'Why some lateral blue-sky thinking outside of the box will flex your students’ creative and problem-solving muscles'

Paul Woodward
13th March 2018 at 16:10

In the past, creativity was something judged by the quality of paintings, sculptures, etc, or in the thoughts of philosophers. In modern society, creativity is almost an expectation and it is becoming increasingly difficult to come up with truly original ideas. Just take a look at much of the pop music of today – you'll hear sample riffs from old songs, if they've not been remade entirely. We have been very creative with just 12 notes for thousands of years, but there’s only so much you can do and I’m starting to hear familiar tunes in 'original' pop music.

As technology has matured, so have approaches to creative thinking. Academics and theorists have developed new ‘ways’ of thinking – but are they really new or just alternative ways of getting the old creative juices flowing? I certainly don’t think Leonardo DaVinci struggled to ‘think outside of the box’ back in the 1700s, nor the Egyptians or Mayans.

However, this is not an attempt to refute their relevance, it’s quite the opposite. We all have students who certainly struggle to get the ‘creative juices flowing’ so perhaps some of these will prove very useful.

Lateral thinking

I start each GCSE and A-level course with a session on lateral thinking. Not so much as an icebreaker, but to show how easy it is to change perceptions and ways of looking at things as a problem-solving exercise. "Lateral thinking" is a term coined by Edward De Bono in 1967, which you are free to tell your students – just please don’t use my terrible joke: "Not de Bono from de U2." How many blank faces have I seen after telling that one…?

Lateral thinking is simply a way of challenging how we perceive things, be those physical things or problems to be solved by breaking free of current thinking patterns and opening the mind to new possibilities. I can't say for sure that it opened up the minds of young learners but I did notice that those who were responsive to the concept were amongst the more successful students in D&T and those who went on to study at A level. Very much a transferable skill across a range of subjects, too, and, in many ways, it's as complex and deep as it is simple...if that makes any sense at all. 

Thinking outside of the box

A commonly used (and misused) term based on an idea that the 'box' contains limitations and boundaries and not just the walls themselves. By removing such barriers to creative thought and to think unconventionally or from a new perspective, a different approach can be taken towards problem-solving and creativity. It can also be that lateral thinking is used in this approach; they are not mutually exclusive.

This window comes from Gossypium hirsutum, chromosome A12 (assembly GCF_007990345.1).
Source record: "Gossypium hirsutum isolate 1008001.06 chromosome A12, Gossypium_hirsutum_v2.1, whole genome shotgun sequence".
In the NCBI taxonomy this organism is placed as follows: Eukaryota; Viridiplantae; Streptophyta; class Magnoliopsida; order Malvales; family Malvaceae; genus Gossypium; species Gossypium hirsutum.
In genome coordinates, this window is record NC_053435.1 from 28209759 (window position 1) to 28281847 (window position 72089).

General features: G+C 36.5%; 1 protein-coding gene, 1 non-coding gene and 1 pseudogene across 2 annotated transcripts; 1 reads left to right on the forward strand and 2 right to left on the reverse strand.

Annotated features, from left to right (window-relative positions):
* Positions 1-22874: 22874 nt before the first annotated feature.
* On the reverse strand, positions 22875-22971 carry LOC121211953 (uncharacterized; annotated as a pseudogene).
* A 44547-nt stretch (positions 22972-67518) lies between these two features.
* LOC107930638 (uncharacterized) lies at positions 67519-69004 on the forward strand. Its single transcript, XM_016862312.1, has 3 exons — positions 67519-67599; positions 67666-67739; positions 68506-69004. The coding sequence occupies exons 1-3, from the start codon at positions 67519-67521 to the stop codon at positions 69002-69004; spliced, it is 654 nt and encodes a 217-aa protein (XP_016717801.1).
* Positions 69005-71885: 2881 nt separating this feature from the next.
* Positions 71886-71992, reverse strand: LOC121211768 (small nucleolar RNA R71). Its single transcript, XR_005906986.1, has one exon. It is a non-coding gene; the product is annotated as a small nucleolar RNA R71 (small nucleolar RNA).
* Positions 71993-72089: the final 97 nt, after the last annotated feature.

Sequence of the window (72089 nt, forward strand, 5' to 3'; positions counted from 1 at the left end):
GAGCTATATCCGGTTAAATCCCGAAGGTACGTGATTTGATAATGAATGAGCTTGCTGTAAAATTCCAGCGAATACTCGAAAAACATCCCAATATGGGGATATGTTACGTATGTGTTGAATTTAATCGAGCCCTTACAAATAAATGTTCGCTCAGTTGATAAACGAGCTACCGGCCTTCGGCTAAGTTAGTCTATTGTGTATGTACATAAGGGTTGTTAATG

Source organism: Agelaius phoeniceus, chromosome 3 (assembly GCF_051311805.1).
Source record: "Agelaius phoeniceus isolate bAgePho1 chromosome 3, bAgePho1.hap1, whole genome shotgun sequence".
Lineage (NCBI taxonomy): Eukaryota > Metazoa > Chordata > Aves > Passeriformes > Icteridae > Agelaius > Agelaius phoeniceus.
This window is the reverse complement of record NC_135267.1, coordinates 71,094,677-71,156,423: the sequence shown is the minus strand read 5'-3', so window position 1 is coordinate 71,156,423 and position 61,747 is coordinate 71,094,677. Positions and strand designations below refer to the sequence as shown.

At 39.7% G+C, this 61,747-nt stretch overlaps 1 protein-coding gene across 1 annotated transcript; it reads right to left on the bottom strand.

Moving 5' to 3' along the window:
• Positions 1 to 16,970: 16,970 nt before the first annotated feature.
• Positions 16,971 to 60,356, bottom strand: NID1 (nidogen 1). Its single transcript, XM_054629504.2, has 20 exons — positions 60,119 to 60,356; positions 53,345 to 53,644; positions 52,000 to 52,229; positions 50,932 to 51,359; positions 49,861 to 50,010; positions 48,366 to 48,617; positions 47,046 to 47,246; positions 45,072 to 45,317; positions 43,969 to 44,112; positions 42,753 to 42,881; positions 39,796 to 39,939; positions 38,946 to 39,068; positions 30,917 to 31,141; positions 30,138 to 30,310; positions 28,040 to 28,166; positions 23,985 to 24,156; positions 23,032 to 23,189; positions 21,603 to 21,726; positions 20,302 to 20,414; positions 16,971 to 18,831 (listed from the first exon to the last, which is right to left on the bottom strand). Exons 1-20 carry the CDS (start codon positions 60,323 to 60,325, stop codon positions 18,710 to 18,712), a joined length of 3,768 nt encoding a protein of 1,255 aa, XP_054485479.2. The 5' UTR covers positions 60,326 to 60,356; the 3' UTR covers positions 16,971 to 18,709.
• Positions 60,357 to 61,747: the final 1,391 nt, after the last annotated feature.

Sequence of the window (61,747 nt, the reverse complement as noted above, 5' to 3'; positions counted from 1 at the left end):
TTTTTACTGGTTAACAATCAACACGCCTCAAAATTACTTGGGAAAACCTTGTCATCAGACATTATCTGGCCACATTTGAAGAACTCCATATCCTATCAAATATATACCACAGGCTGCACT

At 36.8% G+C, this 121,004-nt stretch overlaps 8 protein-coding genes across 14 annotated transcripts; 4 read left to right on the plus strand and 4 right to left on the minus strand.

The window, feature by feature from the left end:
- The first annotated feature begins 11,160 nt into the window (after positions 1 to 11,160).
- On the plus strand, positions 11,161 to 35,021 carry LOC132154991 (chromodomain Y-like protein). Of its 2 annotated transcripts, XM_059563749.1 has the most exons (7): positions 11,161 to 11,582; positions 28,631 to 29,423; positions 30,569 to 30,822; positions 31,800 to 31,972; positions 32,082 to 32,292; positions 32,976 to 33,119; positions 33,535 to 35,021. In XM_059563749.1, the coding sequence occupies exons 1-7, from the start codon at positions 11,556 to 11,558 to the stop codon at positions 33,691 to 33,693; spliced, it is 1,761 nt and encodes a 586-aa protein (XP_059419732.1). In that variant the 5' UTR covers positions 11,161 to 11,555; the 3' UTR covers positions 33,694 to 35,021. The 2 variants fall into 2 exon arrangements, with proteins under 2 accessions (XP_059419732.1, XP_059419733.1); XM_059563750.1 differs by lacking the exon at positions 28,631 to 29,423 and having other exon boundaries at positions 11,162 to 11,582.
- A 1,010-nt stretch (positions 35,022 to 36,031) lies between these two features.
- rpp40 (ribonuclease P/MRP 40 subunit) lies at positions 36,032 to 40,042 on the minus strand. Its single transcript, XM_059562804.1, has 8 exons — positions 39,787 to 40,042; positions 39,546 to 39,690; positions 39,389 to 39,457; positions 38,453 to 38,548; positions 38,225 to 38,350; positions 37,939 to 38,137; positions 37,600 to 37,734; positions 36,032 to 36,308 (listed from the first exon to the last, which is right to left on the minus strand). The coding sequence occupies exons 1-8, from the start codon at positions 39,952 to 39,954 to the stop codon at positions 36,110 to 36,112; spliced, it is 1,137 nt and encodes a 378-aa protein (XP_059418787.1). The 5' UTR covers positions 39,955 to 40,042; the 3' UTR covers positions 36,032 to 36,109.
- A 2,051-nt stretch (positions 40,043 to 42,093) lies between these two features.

Blue sky thinking

This phrase refers to creative ideas not limited by current thinking or beliefs. You can then be free from conventional thought and consider all creative possibilities without constraint hence looking at a clear blue sky with no distractions to interrupt the creative thinking process. An optimistic approach that enthusiastically asks 'can we?' rather than looking for reasons 'we can't'...While industrial design needs to be grounded in reality for the outcome to be commercially viable, it's this kind of thinking, which students have the luxury to explore, that can plant the seeds of true creative innovation.

Escaping vertical logic

This asks you to challenge what you already know of logic processes and question if something can be done differently. At its very essence, it challenges what you know of how things work. If you place a small piece of metal on the surface of water, it will sink. Therefore, anything larger would surely sink, too. Try to make a small piece of metal fly and it doesn’t: so how would several hundred tonnes get off the ground? If concepts had not been questioned, would planes, boats or spaceships ever have been invented? Just be careful with this, as inviting already precocious teenagers to challenge what they are told might result in something less productive than what you were hoping for. However, if you get the time take a look at vertical and horizontal logic tables.

Some of these are best suited to more-able, or older pupils, but it’s still important to challenge conventions in the right context as well as inspiring creativity through alternative ways of tackling a problem or approaching a project. After all, we don’t want to go back to making bird boxes, do we?

Of the top ten skills considered necessary for the workforce of the future, the top three are complex problem-solving, critical thinking and creativity. With the non-exam assessment (NEA) time being shorter than the previous controlled assessment (CA) but with the additional need for iterative design and the expectations of more innovative prototypes, perhaps now is a good time to try expanding the minds of our students with a few of these methods as early as possible in their creative education.

 

 

Paul has taught and led Design and Technology in a variety of schools as well as working as a musician, artist, freelance designer, examiner, moderator and D&T consultant. Having taken a break from teaching to work in the design industry, he recently returned to education to lead a Creative Arts faculty.

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